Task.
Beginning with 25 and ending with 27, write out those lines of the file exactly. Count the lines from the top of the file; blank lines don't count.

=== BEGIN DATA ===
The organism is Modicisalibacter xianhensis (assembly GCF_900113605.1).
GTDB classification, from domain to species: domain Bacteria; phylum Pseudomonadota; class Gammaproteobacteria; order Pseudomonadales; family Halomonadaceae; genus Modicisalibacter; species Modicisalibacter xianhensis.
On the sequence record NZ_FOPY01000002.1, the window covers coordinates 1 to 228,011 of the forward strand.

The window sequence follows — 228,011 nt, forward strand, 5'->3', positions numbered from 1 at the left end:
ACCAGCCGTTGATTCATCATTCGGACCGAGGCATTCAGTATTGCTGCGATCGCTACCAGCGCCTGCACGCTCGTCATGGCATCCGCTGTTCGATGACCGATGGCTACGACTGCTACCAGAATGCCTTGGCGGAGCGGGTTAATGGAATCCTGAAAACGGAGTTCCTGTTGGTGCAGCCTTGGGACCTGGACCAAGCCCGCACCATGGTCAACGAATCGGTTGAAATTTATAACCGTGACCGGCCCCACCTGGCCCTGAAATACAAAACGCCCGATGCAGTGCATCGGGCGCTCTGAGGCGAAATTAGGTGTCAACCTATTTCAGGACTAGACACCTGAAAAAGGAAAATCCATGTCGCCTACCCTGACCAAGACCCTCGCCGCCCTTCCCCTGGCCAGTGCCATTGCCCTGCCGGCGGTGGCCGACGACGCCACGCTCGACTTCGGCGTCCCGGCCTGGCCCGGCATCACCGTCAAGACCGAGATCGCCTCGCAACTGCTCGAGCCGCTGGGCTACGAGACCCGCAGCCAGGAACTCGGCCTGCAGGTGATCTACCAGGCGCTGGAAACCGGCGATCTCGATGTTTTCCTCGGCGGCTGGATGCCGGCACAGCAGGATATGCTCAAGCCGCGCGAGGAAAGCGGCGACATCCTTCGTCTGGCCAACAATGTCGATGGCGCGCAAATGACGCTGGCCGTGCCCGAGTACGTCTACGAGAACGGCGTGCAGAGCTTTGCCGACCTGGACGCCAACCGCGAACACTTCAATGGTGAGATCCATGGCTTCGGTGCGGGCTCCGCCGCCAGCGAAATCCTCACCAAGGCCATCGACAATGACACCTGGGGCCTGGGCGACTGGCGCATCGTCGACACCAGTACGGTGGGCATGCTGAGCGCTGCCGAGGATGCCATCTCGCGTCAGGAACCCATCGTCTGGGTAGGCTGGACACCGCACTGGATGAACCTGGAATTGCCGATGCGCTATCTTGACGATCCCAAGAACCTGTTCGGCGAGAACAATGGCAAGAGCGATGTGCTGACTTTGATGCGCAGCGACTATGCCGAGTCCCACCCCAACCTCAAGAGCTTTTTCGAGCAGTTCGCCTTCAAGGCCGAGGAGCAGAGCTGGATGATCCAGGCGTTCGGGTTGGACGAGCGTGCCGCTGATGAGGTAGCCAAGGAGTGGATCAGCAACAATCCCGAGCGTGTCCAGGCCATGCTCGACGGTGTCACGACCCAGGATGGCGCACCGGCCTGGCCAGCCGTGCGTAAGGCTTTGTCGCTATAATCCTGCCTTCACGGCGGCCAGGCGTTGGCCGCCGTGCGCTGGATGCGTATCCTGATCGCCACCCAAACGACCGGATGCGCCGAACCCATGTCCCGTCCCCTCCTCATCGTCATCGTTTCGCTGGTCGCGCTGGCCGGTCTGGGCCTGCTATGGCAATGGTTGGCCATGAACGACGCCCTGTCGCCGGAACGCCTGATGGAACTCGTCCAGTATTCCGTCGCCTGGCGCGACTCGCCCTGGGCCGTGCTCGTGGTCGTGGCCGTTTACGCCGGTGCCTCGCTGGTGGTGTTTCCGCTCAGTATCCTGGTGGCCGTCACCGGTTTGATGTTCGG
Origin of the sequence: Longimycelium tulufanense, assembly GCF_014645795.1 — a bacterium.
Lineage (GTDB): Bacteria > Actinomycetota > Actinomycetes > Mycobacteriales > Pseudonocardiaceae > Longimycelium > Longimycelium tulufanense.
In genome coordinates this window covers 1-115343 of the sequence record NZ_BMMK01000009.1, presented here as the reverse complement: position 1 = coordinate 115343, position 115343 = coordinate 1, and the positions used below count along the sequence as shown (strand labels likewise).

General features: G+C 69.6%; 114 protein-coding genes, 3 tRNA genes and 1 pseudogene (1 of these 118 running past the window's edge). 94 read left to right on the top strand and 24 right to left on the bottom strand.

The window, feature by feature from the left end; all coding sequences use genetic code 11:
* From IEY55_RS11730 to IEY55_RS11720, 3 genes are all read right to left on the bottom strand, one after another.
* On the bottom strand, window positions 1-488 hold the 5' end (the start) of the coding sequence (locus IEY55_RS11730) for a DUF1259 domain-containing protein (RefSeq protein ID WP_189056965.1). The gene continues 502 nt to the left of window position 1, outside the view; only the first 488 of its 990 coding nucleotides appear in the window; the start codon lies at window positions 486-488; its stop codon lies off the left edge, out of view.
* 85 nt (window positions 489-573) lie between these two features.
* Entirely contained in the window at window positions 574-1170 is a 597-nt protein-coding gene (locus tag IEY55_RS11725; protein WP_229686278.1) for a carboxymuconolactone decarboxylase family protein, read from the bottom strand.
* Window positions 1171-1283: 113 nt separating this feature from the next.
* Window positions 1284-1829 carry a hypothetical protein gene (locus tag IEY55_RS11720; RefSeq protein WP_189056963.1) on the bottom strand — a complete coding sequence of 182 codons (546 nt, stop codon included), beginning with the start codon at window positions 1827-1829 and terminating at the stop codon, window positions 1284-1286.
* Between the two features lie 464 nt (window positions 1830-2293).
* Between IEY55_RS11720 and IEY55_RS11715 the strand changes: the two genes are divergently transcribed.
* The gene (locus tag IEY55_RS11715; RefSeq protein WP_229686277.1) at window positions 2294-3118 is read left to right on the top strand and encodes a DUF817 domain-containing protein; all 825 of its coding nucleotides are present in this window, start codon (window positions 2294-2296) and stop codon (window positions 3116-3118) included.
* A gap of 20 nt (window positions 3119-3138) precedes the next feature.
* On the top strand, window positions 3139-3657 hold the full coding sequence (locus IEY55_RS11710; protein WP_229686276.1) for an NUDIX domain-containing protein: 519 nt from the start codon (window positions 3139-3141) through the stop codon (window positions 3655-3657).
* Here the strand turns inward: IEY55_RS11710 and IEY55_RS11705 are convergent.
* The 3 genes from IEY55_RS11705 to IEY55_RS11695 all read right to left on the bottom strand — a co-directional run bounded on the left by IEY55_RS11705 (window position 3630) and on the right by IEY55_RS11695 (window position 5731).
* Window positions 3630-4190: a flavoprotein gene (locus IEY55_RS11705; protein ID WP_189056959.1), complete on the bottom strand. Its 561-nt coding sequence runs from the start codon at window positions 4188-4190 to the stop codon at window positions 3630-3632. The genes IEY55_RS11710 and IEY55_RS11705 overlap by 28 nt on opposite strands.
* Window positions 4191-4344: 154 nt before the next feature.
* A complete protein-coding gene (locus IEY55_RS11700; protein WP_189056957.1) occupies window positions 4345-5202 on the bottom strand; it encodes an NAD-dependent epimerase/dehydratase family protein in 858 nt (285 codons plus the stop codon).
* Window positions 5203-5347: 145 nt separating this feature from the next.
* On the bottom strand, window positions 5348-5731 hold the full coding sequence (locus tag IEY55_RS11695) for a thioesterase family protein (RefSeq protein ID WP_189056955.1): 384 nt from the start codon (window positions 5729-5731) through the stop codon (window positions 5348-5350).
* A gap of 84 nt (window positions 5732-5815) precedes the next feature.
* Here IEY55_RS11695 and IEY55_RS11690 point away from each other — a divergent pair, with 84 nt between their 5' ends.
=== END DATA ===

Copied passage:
* Window positions 4191-4344: 154 nt before the next feature.
* A complete protein-coding gene (locus IEY55_RS11700; protein WP_189056957.1) occupies window positions 4345-5202 on the bottom strand; it encodes an NAD-dependent epimerase/dehydratase family protein in 858 nt (285 codons plus the stop codon).
* Window positions 5203-5347: 145 nt separating this feature from the next.